When a potato is pressure cooked and cooled a large portion of its starch is converted into “resistant starch” – a healthier starch that isn’t fully digested and instead used by the body like fiber – lowering blood cholesterol and fats.
Resistant starch is usually found in beans, whole grains and some fruits (bananas); but, it can also be created by cooking typically starchy foods (such as potatoes, rice, pasta and bread) and then cooling them. This “retrograded resistant starch” isn’t naturally present in these foods and can only be produced by converting common starch with cooking and cooling.
Scientists in Spain measured pressure cooked potato starch samples at 100°C (boiling), and with pressure to 120°C (equivalent 15 psi) and 250°C using an autoclave to find out how much of the potato’s own starch would convert into resistant starch. An autoclave is a pressure vessel used for research and industrial applications that can operate from 1 to 50psi or more (depending on the model) – they can be brought up to pressure using water-generated steam, just like a pressure cooker. Although their paper doesn’t give exact data from their findings, their conclusion was..
…. [Resistant Starch] RS yields obtained in the [High-pressure Autoclave] HPA process were greater than the ones obtained using a boiling water bath as gelatinization system.
Which basically means you can convert more of the potato’s starch into the better-for-you “resistant starch” by pressure cooking compared to boiling. If eating cold mashed potatoes isn’t appealing, that’s OK. Reheating doesn’t destroy this newly created resistant starch – apparently it can increase it.
A BBC TV Show (Trust Me, I’m A Doctor) conducted a small experiment with cooked, cooled and reheated pasta and found that reheating continues the process of converting a food’s starch to resistant starch. All 10 volunteers had a 50% lower blood glucose response to the “cooked, cooled & reheated” pasta compared to the “cooked” or “cooked & cooled.” Evidence, according to the experiment’s author, that even more resistant starch was converted during reheating.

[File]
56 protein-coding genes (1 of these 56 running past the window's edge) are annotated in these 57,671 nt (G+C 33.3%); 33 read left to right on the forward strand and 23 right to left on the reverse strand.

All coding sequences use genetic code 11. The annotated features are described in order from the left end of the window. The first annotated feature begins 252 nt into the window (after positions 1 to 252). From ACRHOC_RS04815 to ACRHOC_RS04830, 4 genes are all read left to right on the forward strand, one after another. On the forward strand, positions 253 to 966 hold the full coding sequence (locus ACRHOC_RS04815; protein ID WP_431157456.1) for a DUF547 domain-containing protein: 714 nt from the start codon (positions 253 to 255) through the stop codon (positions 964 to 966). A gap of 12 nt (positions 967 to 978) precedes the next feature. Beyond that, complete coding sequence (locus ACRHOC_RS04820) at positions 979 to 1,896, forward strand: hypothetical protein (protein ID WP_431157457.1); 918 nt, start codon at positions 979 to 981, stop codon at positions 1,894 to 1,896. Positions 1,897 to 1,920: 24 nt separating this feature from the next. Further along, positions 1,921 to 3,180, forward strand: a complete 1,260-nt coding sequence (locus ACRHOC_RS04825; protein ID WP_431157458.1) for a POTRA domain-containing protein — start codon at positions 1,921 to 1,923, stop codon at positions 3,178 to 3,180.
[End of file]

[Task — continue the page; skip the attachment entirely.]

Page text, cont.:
no acrylamide? no problem!
The potato research continues with Swiss researchers who took a bunch of potatoes to steam, roast, and fry to measure how much acrylamide was produced. Acrylamide is a carcinogenic compound that forms during high temperature cooking. The Swiss found that this compound is primarily created during dry cooking methods like roasting or deep frying. It turns out that steaming potatoes under pressure produced almost no acrylamide compared to dry cooking methods where the potatoes reached the same temperatures (25 μg/kg versus 1500 μg/kg ). BUT, if the pressure cooking temperature is raised from the 120°C (equivalent to 15 psi) to 160°C (only achievable with an autoclave) then acrylamide will start to develop even in the presence of steam and pressure (800 μg/kg).
Don’t worry, most potatoes need only 10 minutes at high pressure (115-120°C) to be fully cooked and these researchers pressure cooked theirs for 20.
It is not possible to create carcinogenic acrylamide when cooking potatoes at the high temperatures that can be achieved by household pressure cookers.
Pressure cooking and cooling potatoes produces a nutritional insoluble starch which has a lower glycemic impact. It’s likely that reheating pressure cooked potatoes will increase this resistant starch further for more nutritional benefits.
Aren’t your leftovers starting to look good right about now?!?
potato pressure cooker recipes
Start your quest for resistant starch with one of our pressure cooker potato recipes…
- Visit the new Pressure Cooker Nutrition section of this website, where we report on the latest research!
Andrews, Rayan. “Resistant Starch: What Is It? And Why Is It so Good for You?.” Precision Nutrition Inc, 2011. Web. 25 May 2016.
Escarpa, A., et al. “Resistant starch formation: Standardization of a high-pressure autoclave process.” Journal of Agricultural and food chemistry44.3 (1996): 924-928.
van Tulken, Chris, MD. “Is Reheated Pasta Less Fattening?” BBC News Magazine, 16 Oct. 2014. Web. 20 May 2016.
Biedermann, Maurus, et al. “Methods for determining the potential of acrylamide formation and its elimination in raw materials for food preparation, such as potatoes.” Mitteilungen aus Lebensmitteluntersuchung und Hygiene 93.6 (2002): 653-667.